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Saudi Arabia criticized by 36 countries over human rights

"The international community finally woke up," the son of a detained reforming cleric said. "This gives me hope."
Image: Saudi Arabia's King Salman bin Abdulaziz Al Saud chats with his son and Crown Prince Mohammed bin Salman in Riyadh
King Salman bin Abdulaziz Al Saud with his son, Crown Prince Mohammed bin Salman, in Riyadh in 2017.Reuters file

LONDON — Dozens of countries on Thursday issued a rare and stinging rebuke of Saudi Arabia's treatment of detained activists, including imprisoned women’s rights campaigners.

"We express significant concerns about reports of continuing arrests and arbitrary detention of human rights defenders in the Kingdom of Saudi Arabia," according to a statement backed by a total of 36 nations — including all 28 members of the European Union.

"We are particularly concerned about the use of the counterterrorism law and other national security provisions against individuals peacefully exercising their rights and freedoms," it added.

The statement was read at the U.N. Human Rights Council in Geneva. It also called on the absolute monarchy to cooperate with investigations into the murder in October of Jamal Khashoggi, a journalist and critic of Crown Prince Mohammed bin Salman. The powerful young prince, who was initially hailed as a reformer intent on modernizing his country, is an important ally of President Donald Trump and Jared Kushner, the president’s son-in-law and adviser.

The first rebuke of the kingdom in the U.N. body's 13-year history thrust the issue of Saudi Arabia’s human rights record back into the spotlight, and comes amid growing concerns over the treatment of detained activists.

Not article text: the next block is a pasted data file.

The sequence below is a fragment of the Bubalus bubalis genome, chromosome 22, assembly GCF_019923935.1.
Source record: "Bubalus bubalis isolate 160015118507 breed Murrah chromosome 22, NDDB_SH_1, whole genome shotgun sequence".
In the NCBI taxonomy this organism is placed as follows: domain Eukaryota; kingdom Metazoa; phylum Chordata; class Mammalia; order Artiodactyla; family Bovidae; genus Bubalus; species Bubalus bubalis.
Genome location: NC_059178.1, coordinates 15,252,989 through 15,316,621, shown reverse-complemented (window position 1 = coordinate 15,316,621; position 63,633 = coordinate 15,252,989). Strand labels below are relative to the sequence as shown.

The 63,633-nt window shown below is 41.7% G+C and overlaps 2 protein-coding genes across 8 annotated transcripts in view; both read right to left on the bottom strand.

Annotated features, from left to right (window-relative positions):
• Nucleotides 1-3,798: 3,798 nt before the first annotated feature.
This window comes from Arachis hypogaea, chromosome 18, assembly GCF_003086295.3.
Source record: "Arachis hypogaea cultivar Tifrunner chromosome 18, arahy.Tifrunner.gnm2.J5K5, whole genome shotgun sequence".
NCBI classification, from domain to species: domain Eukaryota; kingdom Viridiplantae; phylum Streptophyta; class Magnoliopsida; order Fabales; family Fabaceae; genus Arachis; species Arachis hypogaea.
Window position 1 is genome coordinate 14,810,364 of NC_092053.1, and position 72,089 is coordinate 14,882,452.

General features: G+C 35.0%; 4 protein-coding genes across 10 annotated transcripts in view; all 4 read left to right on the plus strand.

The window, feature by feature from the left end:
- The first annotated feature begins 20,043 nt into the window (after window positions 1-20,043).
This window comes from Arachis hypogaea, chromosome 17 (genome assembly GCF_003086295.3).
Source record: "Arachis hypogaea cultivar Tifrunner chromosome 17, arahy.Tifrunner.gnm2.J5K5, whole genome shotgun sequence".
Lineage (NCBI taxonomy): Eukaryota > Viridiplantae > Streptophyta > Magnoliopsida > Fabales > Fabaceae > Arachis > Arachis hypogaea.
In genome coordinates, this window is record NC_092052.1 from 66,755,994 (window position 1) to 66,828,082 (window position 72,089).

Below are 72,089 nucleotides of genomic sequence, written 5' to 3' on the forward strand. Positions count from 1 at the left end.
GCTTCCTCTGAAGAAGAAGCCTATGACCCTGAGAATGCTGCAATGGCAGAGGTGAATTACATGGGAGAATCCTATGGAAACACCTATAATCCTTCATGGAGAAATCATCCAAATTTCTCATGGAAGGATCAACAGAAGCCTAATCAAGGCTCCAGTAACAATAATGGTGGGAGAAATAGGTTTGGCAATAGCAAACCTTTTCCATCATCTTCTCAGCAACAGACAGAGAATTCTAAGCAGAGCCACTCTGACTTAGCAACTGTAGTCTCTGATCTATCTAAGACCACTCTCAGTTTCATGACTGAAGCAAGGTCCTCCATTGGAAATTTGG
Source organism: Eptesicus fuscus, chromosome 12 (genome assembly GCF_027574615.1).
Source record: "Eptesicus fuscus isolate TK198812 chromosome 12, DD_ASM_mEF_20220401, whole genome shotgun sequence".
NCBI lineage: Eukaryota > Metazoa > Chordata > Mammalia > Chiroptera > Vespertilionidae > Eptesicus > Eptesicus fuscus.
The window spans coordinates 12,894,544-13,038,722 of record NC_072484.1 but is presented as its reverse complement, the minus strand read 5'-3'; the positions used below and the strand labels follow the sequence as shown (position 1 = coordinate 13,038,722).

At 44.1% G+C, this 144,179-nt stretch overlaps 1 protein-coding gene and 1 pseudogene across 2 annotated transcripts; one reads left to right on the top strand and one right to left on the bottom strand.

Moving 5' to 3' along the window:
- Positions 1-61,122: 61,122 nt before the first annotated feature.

“This is a crucial opportunity for states take a strong public stand against Saudi Arabia’s dire human rights record,” said Dana Ahmed, Amnesty International’s Saudi Arabia researcher. “We hope the U.N. Human Rights Council statement will step up the diplomatic pressure on the Saudi authorities.”

While the U.S. announced it was withdrawing from the 47-member council on June 19, saying it unfairly targeted Israel, the statement still carries weight.

Among those detained are Loujain al-Hathloul, Eman al-Nafjan and U.S. resident Aziza al-Yousef, who campaigned for the right to drive in the kingdom before the ban was lifted in June. The women were held without charge from May until Friday when prosecutors accused them of trying to "undermine the Kingdom's security, stability, and national unity."

An investigation by Human Rights Watch and Amnesty International claimed that authorities tortured and sexually assaulted some detainees.

Other detainees include Israa al-Ghomgham, a female activist from the minority Shiite community, and popular reforming cleric Salman al-Awda, who faces the death penalty. According to his family, al-Awda is accused of incitement against the ruler and spreading discord.